Stay Legal in the Evolving Labor Market

512px-Computerized_time_clockThe labor market today is becoming a richer and more varied tapestry of options than it has ever been. We still have the traditional salaried and hourly employees, but we have a whole new slate of self-employed or semi-self-employed (the Department of Labor is going to love that term!) workers, including virtual assistants, freelancers, peer-to-peer industry workers – think Uber drivers – temps and others I’m probably missing.

Further, digital communications have greatly increased the value of being able to respond immediately to customer requests and maintain a high level of workforce flexibility throughout many industry sectors.

Flintstone era labor laws?

However, most labor laws were written in a different age. They were developed when work schedules were far more simple and when unions were powerful in private industry. With few exceptions, businesses closed in the evenings…and on weekends…and certainly on Sundays and holidays.

Alas, those days are gone forever. Consumers demand much more and that can put employers in a bind. This is rearing its head right now with battles over unpredictable work schedules and positions that require “on-call work.” And the retail industry may be the hardest hit by the controversy.

In an effort to respond to customer demand and unexpected employee absences, some businesses will call in workers on virtually no notice. Often the call-ins today are digitally powered, coming via company message boards or text message alerts. When workers discover that they must report on short notice, it makes issues such as arranging child care especially difficult.

Employee-friendly scheduling

There are various dimensions of this to consider as a small business owner. First, the culture of your company and your ability to achieve the highest levels of customer satisfaction depend on employees who are happy with their work. If you are using a scheduling system that by its very nature causes dissatisfaction among your employees, you have a problem that needs fixing right now.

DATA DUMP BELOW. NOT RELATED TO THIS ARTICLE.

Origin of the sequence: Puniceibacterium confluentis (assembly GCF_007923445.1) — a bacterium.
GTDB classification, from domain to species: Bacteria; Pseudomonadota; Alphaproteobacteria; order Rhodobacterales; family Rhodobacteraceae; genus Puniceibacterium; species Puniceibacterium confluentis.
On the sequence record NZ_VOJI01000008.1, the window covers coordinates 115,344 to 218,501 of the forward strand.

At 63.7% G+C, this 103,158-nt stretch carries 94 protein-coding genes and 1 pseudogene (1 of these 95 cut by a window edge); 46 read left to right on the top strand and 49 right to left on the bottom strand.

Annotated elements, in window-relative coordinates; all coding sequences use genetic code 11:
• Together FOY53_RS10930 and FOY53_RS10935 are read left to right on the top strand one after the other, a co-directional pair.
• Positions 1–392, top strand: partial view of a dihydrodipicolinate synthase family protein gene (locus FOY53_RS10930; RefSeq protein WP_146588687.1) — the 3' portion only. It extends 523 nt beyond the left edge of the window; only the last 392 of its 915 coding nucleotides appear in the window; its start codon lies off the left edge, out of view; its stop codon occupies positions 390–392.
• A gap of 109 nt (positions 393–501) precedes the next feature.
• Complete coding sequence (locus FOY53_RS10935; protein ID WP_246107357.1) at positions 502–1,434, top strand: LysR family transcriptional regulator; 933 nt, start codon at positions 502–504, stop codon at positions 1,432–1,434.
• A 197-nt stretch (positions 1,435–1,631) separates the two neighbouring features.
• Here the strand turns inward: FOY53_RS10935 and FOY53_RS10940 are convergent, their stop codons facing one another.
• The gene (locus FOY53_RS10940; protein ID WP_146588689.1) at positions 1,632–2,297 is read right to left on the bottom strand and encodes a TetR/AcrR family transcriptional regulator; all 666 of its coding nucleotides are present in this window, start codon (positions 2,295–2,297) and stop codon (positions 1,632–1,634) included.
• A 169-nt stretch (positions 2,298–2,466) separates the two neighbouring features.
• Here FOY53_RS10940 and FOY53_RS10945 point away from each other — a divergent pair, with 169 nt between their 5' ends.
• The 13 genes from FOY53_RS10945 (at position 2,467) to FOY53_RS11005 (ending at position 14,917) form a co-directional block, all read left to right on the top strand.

Second, the laws governing these situations vary by state. Eight states plus Washington, D.C. have “reporting time pay laws.” These regulations say that employers must pay for a minimum number of hours when they call someone into work. These states are California, Connecticut, Massachusetts, New Hampshire, New Jersey, New York, Oregon, and Rhode Island. If you’re located in one of these states, be certain you understand what your requirements are.

It’s also important that your employees are being categorized properly, whether they are exempt or non-exempt. You have more flexibility with exempt, salaried, employees, but you can’t declare someone exempt unless they fit into they categories defined by the Fair Labor Standards Act. They must:

  • Meet a minimum salary threshold,
  • Perform duties regardless of the number of hours worked,
  • Hold an executive, administrative or professional position.

Don’t abuse good relations

Small business owners often develop close relationships with their employees and this can lead to an assumed “flexibility” with regards to labor law. Don’t make this mistake. Not only is it unfair to your employees, it can lead to significant legal problems when the inevitable dispute arises.

Although I said that some of our labor laws are out of date, they are still the law and must be adhered to. It will be interesting to see how they evolve in the upcoming years. Imagine trying to write a regulation covering a startup who is paying $4/hour to a coder in Bangladesh for the development of a mobile app.

We live in interesting times.

Sponsored by AT&T

Image: Computerized Time Clock, by Kevin Rutherford [CC BY-SA 4.0 ], via Wikimedia Commons.